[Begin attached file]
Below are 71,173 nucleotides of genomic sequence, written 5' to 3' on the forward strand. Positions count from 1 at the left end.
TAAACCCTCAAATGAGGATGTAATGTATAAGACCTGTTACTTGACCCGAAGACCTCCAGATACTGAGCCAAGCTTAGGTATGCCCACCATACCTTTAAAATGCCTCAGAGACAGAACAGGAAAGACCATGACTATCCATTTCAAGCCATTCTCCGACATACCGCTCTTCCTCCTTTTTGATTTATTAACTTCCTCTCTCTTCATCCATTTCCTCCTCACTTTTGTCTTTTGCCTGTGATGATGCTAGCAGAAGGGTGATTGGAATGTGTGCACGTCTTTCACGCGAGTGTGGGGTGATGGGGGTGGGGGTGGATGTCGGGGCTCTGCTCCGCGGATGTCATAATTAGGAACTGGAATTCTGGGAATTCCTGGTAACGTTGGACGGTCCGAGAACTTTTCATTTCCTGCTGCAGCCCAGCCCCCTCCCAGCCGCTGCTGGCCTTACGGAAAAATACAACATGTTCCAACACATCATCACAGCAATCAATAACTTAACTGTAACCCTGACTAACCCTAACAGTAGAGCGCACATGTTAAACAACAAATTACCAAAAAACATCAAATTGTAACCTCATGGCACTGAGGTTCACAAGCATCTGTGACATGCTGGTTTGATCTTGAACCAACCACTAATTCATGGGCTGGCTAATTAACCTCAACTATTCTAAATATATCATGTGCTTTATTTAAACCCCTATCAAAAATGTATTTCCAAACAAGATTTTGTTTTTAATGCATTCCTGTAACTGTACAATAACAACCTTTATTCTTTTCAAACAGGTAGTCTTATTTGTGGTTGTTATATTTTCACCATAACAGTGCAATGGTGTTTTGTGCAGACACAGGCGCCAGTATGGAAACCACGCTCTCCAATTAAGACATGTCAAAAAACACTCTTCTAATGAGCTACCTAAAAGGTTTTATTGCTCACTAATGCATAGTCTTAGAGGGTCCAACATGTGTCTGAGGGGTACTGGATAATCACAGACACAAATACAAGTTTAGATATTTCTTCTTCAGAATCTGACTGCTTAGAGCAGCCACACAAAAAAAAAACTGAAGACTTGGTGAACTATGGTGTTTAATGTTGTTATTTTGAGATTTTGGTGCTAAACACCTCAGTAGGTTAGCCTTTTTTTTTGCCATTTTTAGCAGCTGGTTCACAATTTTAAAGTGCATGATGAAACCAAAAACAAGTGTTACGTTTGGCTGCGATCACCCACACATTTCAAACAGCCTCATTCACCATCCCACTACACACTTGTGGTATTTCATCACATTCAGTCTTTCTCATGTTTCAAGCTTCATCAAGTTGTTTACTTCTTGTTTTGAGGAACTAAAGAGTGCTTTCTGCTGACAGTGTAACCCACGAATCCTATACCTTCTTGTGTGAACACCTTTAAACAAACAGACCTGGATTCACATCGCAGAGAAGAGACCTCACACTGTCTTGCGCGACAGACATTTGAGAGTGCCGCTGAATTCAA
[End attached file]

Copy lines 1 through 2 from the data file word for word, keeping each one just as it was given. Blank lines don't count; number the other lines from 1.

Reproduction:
Below are 71,173 nucleotides of genomic sequence, written 5' to 3' on the forward strand. Positions count from 1 at the left end.
TAAACCCTCAAATGAGGATGTAATGTATAAGACCTGTTACTTGACCCGAAGACCTCCAGATACTGAGCCAAGCTTAGGTATGCCCACCATACCTTTAAAATGCCTCAGAGACAGAACAGGAAAGACCATGACTATCCATTTCAAGCCATTCTCCGACATACCGCTCTTCCTCCTTTTTGATTTATTAACTTCCTCTCTCTTCATCCATTTCCTCCTCACTTTTGTCTTTTGCCTGTGATGATGCTAGCAGAAGGGTGATTGGAATGTGTGCACGTCTTTCACGCGAGTGTGGGGTGATGGGGGTGGGGGTGGATGTCGGGGCTCTGCTCCGCGGATGTCATAATTAGGAACTGGAATTCTGGGAATTCCTGGTAACGTTGGACGGTCCGAGAACTTTTCATTTCCTGCTGCAGCCCAGCCCCCTCCCAGCCGCTGCTGGCCTTACGGAAAAATACAACATGTTCCAACACATCATCACAGCAATCAATAACTTAACTGTAACCCTGACTAACCCTAACAGTAGAGCGCACATGTTAAACAACAAATTACCAAAAAACATCAAATTGTAACCTCATGGCACTGAGGTTCACAAGCATCTGTGACATGCTGGTTTGATCTTGAACCAACCACTAATTCATGGGCTGGCTAATTAACCTCAACTATTCTAAATATATCATGTGCTTTATTTAAACCCCTATCAAAAATGTATTTCCAAACAAGATTTTGTTTTTAATGCATTCCTGTAACTGTACAATAACAACCTTTATTCTTTTCAAACAGGTAGTCTTATTTGTGGTTGTTATATTTTCACCATAACAGTGCAATGGTGTTTTGTGCAGACACAGGCGCCAGTATGGAAACCACGCTCTCCAATTAAGACATGTCAAAAAACACTCTTCTAATGAGCTACCTAAAAGGTTTTATTGCTCACTAATGCATAGTCTTAGAGGGTCCAACATGTGTCTGAGGGGTACTGGATAATCACAGACACAAATACAAGTTTAGATATTTCTTCTTCAGAATCTGACTGCTTAGAGCAGCCACACAAAAAAAAAACTGAAGACTTGGTGAACTATGGTGTTTAATGTTGTTATTTTGAGATTTTGGTGCTAAACACCTCAGTAGGTTAGCCTTTTTTTTTGCCATTTTTAGCAGCTGGTTCACAATTTTAAAGTGCATGATGAAACCAAAAACAAGTGTTACGTTTGGCTGCGATCACCCACACATTTCAAACAGCCTCATTCACCATCCCACTACACACTTGTGGTATTTCATCACATTCAGTCTTTCTCATGTTTCAAGCTTCATCAAGTTGTTTACTTCTTGTTTTGAGGAACTAAAGAGTGCTTTCTGCTGACAGTGTAACCCACGAATCCTATACCTTCTTGTGTGAACACCTTTAAACAAACAGACCTGGATTCACATCGCAGAGAAGAGACCTCACACTGTCTTGCGCGACAGACATTTGAGAGTGCCGCTGAATTCAA